Changing Insurance for Nik. Hey, this is a biggie! We changed managed care organizations (MCO) through Medicaid and have recently discovered some pretty nifty perks. Our pediatrician is apparently rated as a “gold star provider” which means that any referrals written by her do not require any authorization. That’s right —NONE. So those prescribed twice weekly PT and OT sessions which the previous MCO denied on the basis of “Nik should be in school so school would be providing these services” (never mind they’ve been deemed medically necessary and truly are)? Covered without a blink of an eye. We start our new schedule with Miss D and Miss T in just a couple weeks and we are all so excited to see how Nik blossoms even more as he gains new skills.

Nik is thriving and happy again at PT/OT. Don’t know what the turning point was but Nik has now decided he loves PT and OT again. No more tears. In fact, yesterday we couldn’t get him to leave! He actually ran away from me when I told him it was “time to go zoom-zoom home.” He’s been so much more engaged and lively; he’s really been seeking interaction with people so much more lately.

Our visit to the ENT today. You know, sometimes we get so accustomed to all the weird, unusual things that go on with Nik (well, okay, in our defense his history is pretty chequered!) that we tend to see bogey men everywhere we turn. And, given the questions we’ve been asking for a year now about Nik’s head pains and ear problems, it was a natural leap to make when Dr. Mary called on Friday afternoon. But this time, it really isn’t a big deal after all. Normal, ordinary childhood ear stuff.

Turns out that none of us knew Nik’s myringotomy tube in his left ear had worked its way out (which is normal) quite some time ago. Unfortunately, Nik also has a significant propensity toward fluid build up in his left ear. And his adenoids. In other words, as the doctor put it today, “If you do a scan on a kid with a snotty nose, stuffy sinuses, and fluid in his ears, you can get a scary looking scan. But you have to look at the clinical presentation, too.” No signs of infection —whew! But then, we kind of already knew there was no infection.

So we’ve discontinued the nasty antibiotic. Not a moment too soon, either, since it’s begun having awful gastric side effects after just a couple of days! But we are looking at surgery to put in new tubes and to remove Nik’s adenoid. It’s not a guarantee that Nik won’t have pain or ear infections —there is so much surrounding the ear that it’s possible the pain is actually referred from somewhere else —but it will most likely minimize the snotty sinuses and will help with Eustachian tube function so the fluid shouldn’t build up so much. It’s not a magic answer —we didn’t expect one— but it does give us a measure of comfort we didn’t have before. Niksdad and I agree; we would rather have this surgery than put Nik on yet another medication which has significant long-term repercussions and side effects.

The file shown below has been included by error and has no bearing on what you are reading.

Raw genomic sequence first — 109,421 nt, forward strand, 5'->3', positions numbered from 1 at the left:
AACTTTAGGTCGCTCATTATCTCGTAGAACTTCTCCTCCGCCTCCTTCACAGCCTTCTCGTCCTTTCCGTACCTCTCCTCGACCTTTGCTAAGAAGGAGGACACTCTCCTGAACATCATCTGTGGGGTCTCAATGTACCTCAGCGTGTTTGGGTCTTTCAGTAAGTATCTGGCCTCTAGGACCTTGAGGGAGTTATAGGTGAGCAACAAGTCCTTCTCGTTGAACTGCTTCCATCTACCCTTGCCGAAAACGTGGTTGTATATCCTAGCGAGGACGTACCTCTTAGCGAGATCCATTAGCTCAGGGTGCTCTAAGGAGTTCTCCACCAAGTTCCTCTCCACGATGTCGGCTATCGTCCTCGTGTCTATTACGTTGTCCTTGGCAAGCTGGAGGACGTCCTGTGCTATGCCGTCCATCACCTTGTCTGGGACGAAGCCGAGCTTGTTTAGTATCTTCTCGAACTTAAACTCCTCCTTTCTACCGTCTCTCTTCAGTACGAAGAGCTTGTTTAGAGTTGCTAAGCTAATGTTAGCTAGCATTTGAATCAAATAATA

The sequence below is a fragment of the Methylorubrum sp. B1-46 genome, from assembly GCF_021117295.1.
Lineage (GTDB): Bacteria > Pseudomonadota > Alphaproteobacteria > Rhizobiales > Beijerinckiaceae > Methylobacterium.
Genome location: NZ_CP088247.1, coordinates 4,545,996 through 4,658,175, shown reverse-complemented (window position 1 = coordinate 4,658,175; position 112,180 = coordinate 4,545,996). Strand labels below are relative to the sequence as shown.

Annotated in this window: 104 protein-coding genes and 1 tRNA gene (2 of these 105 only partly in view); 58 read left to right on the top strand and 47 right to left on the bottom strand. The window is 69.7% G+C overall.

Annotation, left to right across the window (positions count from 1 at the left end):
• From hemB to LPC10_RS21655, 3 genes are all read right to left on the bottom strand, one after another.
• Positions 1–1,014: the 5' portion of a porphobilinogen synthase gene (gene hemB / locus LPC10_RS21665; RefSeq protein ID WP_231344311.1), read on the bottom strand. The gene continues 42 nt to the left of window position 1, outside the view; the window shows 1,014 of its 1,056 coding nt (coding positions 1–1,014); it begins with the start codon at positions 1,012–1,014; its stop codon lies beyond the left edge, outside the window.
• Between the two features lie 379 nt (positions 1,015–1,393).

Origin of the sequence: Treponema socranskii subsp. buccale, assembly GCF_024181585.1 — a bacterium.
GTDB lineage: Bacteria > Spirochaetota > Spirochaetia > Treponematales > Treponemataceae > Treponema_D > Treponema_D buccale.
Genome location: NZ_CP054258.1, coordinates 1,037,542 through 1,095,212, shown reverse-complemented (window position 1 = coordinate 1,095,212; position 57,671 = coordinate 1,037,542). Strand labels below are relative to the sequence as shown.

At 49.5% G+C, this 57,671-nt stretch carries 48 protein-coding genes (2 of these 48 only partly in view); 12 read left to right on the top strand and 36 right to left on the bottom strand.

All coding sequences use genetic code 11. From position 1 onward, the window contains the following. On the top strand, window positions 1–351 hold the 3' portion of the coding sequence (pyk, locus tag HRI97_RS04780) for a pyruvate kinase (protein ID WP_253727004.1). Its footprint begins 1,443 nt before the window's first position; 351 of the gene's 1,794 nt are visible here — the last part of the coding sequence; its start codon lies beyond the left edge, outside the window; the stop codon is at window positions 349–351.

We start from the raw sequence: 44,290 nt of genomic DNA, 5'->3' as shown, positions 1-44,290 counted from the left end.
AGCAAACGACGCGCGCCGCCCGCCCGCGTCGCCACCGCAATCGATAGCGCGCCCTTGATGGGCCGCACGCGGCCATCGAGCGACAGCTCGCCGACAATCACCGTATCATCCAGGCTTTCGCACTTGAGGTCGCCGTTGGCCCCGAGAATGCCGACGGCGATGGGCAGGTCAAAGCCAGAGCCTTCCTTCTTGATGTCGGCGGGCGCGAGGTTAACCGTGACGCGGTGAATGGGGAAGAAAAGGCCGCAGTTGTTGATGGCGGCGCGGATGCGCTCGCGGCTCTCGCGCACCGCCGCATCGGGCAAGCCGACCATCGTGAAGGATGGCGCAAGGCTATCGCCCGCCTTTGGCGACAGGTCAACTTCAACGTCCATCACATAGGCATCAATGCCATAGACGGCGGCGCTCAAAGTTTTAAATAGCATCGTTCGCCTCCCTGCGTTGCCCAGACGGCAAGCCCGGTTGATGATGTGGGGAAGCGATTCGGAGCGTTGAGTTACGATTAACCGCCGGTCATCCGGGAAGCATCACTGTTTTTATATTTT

And, frankly, since we’ve decreased his daily Depakene level by a third, we’ve seen such a tremendous shift in Nik’s attention span and level of interest/engagement that we are loath to give him something which might dull his senses again. We really enjoy the little boy that is starting to emerge and can’t wait to see how he does as he begins to feel better.

As for all this celebrating? I feel a bit rusty at it but I’m sure I’ll get the hang of it again.

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Niksdad, LPN — kinda has a nice ring to it, don’t you think?
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Edited to add —
I wish I had a funny anecdote to relate about how Niksdad found out. Alas, it was as simple as Niksdad calling one of his classmates (from the hospital today) because he was sure he had to be looking at the wrong website.

Um, yeah. That’s my “absent minded professor” husband for you! He was looking on the testing website when he should have been looking on the site for the state licensing board.

Where it had been posted since Friday afternoon!

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When I was a much younger woman —in my wild and impetuous days as a single gal in NYC— I had a friend, Anne. Anne was roughly a dozen or so years older than I and was a single mother raising two young pre-teen boys. Though Anne was far from perfect —she reveled in being right about things (and she usually was) — she had a heart of gold and a righteously protective streak a mile wide. She would offer me the shirt off her back, the food in her cupboard, and a soft place to land when my world came crashing down around me. She was also the first to stand by a friend in need —“fighting the good fight”— or to teach that same friend how to stand up for herself. We lost touch a number of years ago through simple neglect; our paths diverged so greatly after the birth of my son, the geographical distance between us, and who knows what else.

Anne always had a habit which annoyed me to no end; every time we would go out to eat, she would ask me if I wanted to “join the sharers club.” She always wanted to share whatever we each ordered; I, on the other hand, never wanted to share. Call it miserly, greedy, thrifty —I was, after all, a single woman living alone and pinching pennies in a very expensive city— but I really got annoyed. Anne never took it personally though. She would simply smile and say, “Aw, sweetie, you don’t know what you’re missing. One day you’ll realize the joy of sharing.”